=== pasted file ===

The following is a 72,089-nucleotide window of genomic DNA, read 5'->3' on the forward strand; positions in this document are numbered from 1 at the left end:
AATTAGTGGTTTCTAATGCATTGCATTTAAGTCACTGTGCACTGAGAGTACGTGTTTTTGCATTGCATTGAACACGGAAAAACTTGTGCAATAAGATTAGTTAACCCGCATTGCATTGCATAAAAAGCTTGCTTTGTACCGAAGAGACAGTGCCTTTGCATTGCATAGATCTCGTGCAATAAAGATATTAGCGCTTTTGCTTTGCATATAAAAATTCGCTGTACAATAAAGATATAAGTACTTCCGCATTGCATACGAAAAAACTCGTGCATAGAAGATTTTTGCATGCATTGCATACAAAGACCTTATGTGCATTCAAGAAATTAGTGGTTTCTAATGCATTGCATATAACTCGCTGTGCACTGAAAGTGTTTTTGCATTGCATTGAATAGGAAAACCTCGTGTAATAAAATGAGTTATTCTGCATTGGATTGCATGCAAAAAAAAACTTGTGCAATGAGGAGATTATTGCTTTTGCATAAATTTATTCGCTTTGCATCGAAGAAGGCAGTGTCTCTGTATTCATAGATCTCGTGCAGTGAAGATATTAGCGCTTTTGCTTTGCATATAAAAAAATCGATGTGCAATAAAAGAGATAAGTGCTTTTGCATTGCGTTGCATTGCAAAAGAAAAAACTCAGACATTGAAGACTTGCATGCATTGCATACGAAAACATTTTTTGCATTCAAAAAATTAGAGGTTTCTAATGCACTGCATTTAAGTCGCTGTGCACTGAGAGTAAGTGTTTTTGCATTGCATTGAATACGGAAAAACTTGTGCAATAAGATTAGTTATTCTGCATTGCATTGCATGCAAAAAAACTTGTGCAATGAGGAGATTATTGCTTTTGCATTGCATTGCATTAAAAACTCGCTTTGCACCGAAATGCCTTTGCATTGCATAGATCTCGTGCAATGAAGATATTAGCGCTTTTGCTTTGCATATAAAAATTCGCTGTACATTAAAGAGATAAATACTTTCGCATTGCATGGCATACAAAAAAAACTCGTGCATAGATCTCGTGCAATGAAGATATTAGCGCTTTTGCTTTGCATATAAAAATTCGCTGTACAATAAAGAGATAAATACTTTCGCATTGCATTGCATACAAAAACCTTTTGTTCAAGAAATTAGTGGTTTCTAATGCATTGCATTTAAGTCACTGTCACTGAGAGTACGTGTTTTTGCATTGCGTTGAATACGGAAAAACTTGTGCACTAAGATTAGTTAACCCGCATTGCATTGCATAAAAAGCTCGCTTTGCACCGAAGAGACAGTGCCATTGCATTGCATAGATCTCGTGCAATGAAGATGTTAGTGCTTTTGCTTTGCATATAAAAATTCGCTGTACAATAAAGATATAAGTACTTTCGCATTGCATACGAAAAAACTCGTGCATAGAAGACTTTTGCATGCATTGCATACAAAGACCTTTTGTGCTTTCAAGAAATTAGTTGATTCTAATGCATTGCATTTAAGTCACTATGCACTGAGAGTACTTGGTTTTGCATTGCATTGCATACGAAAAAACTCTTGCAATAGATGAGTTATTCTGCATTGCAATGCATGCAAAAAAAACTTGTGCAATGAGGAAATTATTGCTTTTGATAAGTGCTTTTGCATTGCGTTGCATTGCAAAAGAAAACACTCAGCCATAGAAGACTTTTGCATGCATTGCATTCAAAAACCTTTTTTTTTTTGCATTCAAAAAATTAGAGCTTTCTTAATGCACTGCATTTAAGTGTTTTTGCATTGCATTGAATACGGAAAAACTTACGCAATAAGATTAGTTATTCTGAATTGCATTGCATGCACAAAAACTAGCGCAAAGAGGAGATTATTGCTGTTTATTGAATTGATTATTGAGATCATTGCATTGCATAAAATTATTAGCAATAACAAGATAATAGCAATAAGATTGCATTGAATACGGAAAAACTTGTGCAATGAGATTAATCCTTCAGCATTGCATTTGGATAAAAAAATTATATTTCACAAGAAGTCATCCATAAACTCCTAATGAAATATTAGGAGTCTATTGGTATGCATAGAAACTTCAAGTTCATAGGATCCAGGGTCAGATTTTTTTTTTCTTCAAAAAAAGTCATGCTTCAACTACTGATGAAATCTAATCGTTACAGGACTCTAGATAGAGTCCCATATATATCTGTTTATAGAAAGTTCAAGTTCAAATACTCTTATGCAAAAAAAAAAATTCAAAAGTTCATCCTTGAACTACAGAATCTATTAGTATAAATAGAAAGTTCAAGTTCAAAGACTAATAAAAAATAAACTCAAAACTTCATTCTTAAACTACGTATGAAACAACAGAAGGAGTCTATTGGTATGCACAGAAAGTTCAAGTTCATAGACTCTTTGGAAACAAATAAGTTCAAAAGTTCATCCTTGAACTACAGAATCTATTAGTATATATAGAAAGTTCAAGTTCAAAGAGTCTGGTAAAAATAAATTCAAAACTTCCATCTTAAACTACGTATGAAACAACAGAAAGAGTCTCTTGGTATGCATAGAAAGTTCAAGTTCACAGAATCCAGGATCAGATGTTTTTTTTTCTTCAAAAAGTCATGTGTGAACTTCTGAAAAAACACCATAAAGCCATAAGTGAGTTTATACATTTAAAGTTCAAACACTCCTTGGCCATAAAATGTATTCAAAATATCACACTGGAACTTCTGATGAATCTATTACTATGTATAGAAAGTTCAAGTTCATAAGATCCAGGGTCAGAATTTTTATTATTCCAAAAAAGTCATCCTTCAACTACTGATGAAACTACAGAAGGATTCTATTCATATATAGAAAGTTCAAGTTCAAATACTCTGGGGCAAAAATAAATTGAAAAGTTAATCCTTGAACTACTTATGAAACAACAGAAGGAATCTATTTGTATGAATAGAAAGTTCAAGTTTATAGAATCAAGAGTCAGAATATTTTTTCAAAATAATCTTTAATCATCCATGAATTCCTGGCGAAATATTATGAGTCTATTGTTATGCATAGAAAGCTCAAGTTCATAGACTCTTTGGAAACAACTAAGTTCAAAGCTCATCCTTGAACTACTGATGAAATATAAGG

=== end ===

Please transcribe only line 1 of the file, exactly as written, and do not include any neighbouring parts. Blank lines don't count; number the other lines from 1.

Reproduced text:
The following is a 72,089-nucleotide window of genomic DNA, read 5'->3' on the forward strand; positions in this document are numbered from 1 at the left end: